5 Ways To Avoid Gas from Beans
You can find numerous varieties of legumes, and each of them is good for your body in one way or another. A few of the varieties include peas, lentils, garbanzo bean/chickpeas, kidney bean, navy bean, pinto bean and so on.
It’s really good to eat beans since they are healthy, inexpensive and tasty! Listed below are some details:
• Beans are high in fiber – one-half cup serving of cooked dry beans has 4 to 10 grams of fiber.
• They are high in protein – one-half cup (4 ounces) of beans is equivalent to eating 2 ounces of lean protein. Nutritional guidelines recommend that most adults eat about 5 1/2 ounces of lean meat a day.
• They are also rich in complex carbohydrates.
• Beans are a good source of minerals such as iron, zinc, calcium, selenium as well as folate.
• Beans are low in fat.
• Provide a low glycemic index.
Where Does the Gas Come From?
Beans are loaded with a triple sugar, stachyose, a quadruple sugar, raffinose, and a five sugar, verbascose, that we cannot digest. We are missing an enzyme that is required to break these sugars down. When the beans get to the colon, the bacteria in the colon begins to ferment these sugars producing gas in the process.
In case you slowly but surely increase the number of beans you eat over few weeks, you will likely overcome this problem provided you do a couple of simple things in terms of how you cook beans and precisely what combinations you eat them in.
The good thing about eating more of these sugars in beans is that it promotes the growth of intestinal bacteria and these bacteria create an environment in the colon that reduces the risk for cancer.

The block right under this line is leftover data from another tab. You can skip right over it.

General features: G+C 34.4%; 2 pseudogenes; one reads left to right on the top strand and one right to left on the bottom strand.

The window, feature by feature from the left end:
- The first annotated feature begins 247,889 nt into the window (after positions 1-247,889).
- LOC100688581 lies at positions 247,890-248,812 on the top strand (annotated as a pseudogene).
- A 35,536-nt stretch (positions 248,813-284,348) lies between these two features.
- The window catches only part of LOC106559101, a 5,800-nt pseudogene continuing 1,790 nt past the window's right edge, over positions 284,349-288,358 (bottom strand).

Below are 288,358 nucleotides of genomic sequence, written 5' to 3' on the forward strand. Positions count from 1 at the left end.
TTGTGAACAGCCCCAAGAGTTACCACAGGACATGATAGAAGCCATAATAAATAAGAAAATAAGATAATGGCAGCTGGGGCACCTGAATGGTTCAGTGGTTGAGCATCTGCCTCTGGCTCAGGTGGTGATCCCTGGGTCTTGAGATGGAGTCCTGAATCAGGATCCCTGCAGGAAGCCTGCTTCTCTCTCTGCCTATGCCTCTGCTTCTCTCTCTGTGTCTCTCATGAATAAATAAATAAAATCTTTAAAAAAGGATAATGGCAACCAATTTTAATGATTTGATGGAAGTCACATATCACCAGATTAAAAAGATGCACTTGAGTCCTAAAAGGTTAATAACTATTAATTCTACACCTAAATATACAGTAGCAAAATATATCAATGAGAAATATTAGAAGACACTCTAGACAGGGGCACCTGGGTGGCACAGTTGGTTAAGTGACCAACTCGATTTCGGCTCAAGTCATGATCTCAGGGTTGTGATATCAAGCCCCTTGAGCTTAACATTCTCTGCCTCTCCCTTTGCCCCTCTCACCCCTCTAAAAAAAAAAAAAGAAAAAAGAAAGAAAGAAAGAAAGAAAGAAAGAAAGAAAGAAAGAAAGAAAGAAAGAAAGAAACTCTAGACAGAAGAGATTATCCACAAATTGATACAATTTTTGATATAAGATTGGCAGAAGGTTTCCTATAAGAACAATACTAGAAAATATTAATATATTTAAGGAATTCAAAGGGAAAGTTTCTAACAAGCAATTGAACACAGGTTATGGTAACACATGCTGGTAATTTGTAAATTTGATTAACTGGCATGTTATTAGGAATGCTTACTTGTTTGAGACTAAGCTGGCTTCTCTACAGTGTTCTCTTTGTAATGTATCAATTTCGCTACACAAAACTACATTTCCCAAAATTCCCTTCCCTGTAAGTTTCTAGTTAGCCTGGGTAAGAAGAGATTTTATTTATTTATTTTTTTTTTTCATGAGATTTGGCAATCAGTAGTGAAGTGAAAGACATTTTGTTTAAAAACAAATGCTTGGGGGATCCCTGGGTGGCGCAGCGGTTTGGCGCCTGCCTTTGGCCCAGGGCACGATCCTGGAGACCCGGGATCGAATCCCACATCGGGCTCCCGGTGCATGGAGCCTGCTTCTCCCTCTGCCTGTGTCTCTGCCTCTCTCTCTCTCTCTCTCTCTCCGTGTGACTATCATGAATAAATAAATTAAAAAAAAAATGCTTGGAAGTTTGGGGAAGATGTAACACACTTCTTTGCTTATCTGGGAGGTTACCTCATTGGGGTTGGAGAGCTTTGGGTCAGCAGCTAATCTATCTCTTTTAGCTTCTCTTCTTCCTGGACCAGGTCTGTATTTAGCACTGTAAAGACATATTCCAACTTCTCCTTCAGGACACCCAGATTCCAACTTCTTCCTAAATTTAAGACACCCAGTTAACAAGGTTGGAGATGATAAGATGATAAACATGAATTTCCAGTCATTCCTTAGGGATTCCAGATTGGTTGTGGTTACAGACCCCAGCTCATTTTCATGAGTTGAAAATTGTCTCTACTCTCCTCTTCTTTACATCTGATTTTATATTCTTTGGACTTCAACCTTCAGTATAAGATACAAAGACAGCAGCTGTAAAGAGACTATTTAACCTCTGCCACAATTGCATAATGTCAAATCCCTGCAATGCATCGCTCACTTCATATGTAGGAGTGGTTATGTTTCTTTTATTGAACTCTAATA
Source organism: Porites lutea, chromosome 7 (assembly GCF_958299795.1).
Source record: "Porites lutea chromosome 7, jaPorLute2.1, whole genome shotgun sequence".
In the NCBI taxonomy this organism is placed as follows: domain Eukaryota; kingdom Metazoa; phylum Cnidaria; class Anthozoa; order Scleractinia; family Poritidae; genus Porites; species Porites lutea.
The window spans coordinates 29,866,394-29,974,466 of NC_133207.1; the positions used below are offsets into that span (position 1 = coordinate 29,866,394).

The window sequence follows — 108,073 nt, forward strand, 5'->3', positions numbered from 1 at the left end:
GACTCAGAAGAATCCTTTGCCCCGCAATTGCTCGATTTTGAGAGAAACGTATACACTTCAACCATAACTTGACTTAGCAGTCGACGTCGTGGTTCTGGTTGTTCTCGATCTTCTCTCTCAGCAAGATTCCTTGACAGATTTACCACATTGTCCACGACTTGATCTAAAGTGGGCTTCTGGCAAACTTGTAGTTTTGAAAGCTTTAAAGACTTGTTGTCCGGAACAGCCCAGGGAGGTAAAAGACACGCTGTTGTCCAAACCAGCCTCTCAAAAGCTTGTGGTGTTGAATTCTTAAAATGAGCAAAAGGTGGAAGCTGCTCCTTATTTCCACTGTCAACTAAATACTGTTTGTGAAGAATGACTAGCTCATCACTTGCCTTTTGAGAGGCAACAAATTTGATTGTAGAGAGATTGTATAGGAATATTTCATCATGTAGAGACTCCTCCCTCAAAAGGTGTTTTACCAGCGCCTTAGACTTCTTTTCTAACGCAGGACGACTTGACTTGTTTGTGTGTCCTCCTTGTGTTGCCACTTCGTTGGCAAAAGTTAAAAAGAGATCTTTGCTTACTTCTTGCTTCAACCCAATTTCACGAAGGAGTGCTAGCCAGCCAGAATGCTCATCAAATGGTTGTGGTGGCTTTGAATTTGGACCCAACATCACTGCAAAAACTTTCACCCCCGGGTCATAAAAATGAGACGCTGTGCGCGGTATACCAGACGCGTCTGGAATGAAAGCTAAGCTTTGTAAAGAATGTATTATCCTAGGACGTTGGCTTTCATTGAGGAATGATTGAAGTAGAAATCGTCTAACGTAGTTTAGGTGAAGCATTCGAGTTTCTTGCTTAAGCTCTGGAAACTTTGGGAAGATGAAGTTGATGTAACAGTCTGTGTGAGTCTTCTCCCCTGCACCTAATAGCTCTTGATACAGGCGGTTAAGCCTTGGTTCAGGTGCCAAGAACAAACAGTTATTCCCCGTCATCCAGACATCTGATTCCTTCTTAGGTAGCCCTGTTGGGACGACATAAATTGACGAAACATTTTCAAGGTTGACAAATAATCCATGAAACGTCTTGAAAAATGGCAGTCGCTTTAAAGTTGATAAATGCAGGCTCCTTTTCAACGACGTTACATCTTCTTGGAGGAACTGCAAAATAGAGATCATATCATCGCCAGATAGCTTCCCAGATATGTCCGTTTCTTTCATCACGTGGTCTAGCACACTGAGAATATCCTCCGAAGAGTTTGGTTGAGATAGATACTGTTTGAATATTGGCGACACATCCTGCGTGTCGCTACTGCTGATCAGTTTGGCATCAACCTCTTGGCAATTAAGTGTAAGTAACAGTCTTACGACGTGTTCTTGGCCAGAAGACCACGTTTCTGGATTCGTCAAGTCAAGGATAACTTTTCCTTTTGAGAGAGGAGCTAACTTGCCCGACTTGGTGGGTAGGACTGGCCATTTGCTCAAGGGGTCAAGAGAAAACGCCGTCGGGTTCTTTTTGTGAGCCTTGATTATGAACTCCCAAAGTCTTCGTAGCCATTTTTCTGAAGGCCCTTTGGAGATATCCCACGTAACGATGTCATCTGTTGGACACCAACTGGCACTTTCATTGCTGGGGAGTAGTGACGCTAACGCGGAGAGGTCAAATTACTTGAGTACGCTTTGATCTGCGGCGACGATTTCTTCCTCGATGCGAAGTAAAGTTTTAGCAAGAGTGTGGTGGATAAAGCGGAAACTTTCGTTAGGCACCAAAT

Here are a few tips on how to reduce the uncomfortable Intestinal Gas From Beans.
• Eat lots of vegetables, particularly green ones with your beans (75% of the meal should be vegetables).
• Learn How to Cook Beans – It is easy to cook beans but it requires planning ahead of time. (see this recipe)
• Because Beans are slow to digest: Eat fruit or sugar foods 2 – 3 hours away from a meal with beans. Only eat one protein in the same meal, as each protein requires a specific type and strength of digestive juices. Don’t eat potatoes in the same meal with beans. Eat a whole grain with beans to complement them.
• Slow down and chew more thoroughly – Enzymes in your saliva along with the mechanical action of chewing helps break down carbohydrates more thoroughly before they reach your intestinal tract, resulting in less gas formation. When you eat quickly, you also tend to swallow more air, which ends up in your colon and has to get out somehow.